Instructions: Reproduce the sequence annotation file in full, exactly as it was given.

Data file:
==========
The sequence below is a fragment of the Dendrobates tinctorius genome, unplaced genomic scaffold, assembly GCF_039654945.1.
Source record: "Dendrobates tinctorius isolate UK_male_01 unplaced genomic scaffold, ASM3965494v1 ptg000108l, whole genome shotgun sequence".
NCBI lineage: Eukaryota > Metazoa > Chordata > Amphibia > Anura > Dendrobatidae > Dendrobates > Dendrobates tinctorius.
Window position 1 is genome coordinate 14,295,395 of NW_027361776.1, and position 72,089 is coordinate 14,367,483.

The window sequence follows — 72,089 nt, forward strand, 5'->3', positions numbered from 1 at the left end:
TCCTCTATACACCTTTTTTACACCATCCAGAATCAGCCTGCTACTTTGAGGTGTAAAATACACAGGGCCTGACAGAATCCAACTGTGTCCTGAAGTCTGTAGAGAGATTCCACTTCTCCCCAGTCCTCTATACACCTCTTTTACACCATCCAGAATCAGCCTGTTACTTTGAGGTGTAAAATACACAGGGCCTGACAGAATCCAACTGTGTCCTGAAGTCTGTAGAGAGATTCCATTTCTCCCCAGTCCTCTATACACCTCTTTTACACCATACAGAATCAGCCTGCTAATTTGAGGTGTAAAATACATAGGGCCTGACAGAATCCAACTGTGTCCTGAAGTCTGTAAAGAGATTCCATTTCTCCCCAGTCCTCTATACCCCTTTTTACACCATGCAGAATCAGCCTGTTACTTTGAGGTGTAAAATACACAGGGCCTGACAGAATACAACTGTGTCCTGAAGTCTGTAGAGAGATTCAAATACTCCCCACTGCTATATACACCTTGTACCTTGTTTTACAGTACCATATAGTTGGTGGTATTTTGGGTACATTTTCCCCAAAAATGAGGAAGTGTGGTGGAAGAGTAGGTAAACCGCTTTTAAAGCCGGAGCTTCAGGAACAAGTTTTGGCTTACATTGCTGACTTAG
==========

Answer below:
The sequence below is a fragment of the Dendrobates tinctorius genome, unplaced genomic scaffold, assembly GCF_039654945.1.
Source record: "Dendrobates tinctorius isolate UK_male_01 unplaced genomic scaffold, ASM3965494v1 ptg000108l, whole genome shotgun sequence".
NCBI lineage: Eukaryota > Metazoa > Chordata > Amphibia > Anura > Dendrobatidae > Dendrobates > Dendrobates tinctorius.
Window position 1 is genome coordinate 14,295,395 of NW_027361776.1, and position 72,089 is coordinate 14,367,483.

The window sequence follows — 72,089 nt, forward strand, 5'->3', positions numbered from 1 at the left end:
TCCTCTATACACCTTTTTTACACCATCCAGAATCAGCCTGCTACTTTGAGGTGTAAAATACACAGGGCCTGACAGAATCCAACTGTGTCCTGAAGTCTGTAGAGAGATTCCACTTCTCCCCAGTCCTCTATACACCTCTTTTACACCATCCAGAATCAGCCTGTTACTTTGAGGTGTAAAATACACAGGGCCTGACAGAATCCAACTGTGTCCTGAAGTCTGTAGAGAGATTCCATTTCTCCCCAGTCCTCTATACACCTCTTTTACACCATACAGAATCAGCCTGCTAATTTGAGGTGTAAAATACATAGGGCCTGACAGAATCCAACTGTGTCCTGAAGTCTGTAAAGAGATTCCATTTCTCCCCAGTCCTCTATACCCCTTTTTACACCATGCAGAATCAGCCTGTTACTTTGAGGTGTAAAATACACAGGGCCTGACAGAATACAACTGTGTCCTGAAGTCTGTAGAGAGATTCAAATACTCCCCACTGCTATATACACCTTGTACCTTGTTTTACAGTACCATATAGTTGGTGGTATTTTGGGTACATTTTCCCCAAAAATGAGGAAGTGTGGTGGAAGAGTAGGTAAACCGCTTTTAAAGCCGGAGCTTCAGGAACAAGTTTTGGCTTACATTGCTGACTTAG